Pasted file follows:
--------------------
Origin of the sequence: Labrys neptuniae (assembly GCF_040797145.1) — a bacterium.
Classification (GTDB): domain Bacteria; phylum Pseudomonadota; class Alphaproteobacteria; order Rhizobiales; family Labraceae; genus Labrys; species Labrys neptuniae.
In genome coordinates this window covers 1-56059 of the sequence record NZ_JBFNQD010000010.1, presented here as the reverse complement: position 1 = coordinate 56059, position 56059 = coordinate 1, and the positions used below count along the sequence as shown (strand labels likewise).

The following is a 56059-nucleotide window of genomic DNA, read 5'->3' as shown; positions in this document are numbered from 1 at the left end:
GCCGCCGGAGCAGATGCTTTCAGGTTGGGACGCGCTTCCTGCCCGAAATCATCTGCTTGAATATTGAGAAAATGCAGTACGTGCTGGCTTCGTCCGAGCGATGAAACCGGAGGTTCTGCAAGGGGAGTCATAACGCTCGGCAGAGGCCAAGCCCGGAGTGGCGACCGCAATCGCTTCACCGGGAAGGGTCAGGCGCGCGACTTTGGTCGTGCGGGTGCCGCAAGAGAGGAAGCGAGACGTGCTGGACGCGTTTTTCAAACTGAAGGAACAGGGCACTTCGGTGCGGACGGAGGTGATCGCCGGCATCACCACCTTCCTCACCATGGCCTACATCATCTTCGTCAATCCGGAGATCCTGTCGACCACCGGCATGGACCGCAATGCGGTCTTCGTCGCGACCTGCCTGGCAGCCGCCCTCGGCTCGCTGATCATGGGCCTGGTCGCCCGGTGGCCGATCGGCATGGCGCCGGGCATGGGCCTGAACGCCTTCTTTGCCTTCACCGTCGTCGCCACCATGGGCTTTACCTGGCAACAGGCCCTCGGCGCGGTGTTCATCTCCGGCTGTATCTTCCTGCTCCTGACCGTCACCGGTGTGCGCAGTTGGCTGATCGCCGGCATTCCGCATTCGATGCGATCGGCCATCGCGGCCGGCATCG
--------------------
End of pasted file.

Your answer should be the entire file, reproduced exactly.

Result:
Origin of the sequence: Labrys neptuniae (assembly GCF_040797145.1) — a bacterium.
Classification (GTDB): domain Bacteria; phylum Pseudomonadota; class Alphaproteobacteria; order Rhizobiales; family Labraceae; genus Labrys; species Labrys neptuniae.
In genome coordinates this window covers 1-56059 of the sequence record NZ_JBFNQD010000010.1, presented here as the reverse complement: position 1 = coordinate 56059, position 56059 = coordinate 1, and the positions used below count along the sequence as shown (strand labels likewise).

The following is a 56059-nucleotide window of genomic DNA, read 5'->3' as shown; positions in this document are numbered from 1 at the left end:
GCCGCCGGAGCAGATGCTTTCAGGTTGGGACGCGCTTCCTGCCCGAAATCATCTGCTTGAATATTGAGAAAATGCAGTACGTGCTGGCTTCGTCCGAGCGATGAAACCGGAGGTTCTGCAAGGGGAGTCATAACGCTCGGCAGAGGCCAAGCCCGGAGTGGCGACCGCAATCGCTTCACCGGGAAGGGTCAGGCGCGCGACTTTGGTCGTGCGGGTGCCGCAAGAGAGGAAGCGAGACGTGCTGGACGCGTTTTTCAAACTGAAGGAACAGGGCACTTCGGTGCGGACGGAGGTGATCGCCGGCATCACCACCTTCCTCACCATGGCCTACATCATCTTCGTCAATCCGGAGATCCTGTCGACCACCGGCATGGACCGCAATGCGGTCTTCGTCGCGACCTGCCTGGCAGCCGCCCTCGGCTCGCTGATCATGGGCCTGGTCGCCCGGTGGCCGATCGGCATGGCGCCGGGCATGGGCCTGAACGCCTTCTTTGCCTTCACCGTCGTCGCCACCATGGGCTTTACCTGGCAACAGGCCCTCGGCGCGGTGTTCATCTCCGGCTGTATCTTCCTGCTCCTGACCGTCACCGGTGTGCGCAGTTGGCTGATCGCCGGCATTCCGCATTCGATGCGATCGGCCATCGCGGCCGGCATCG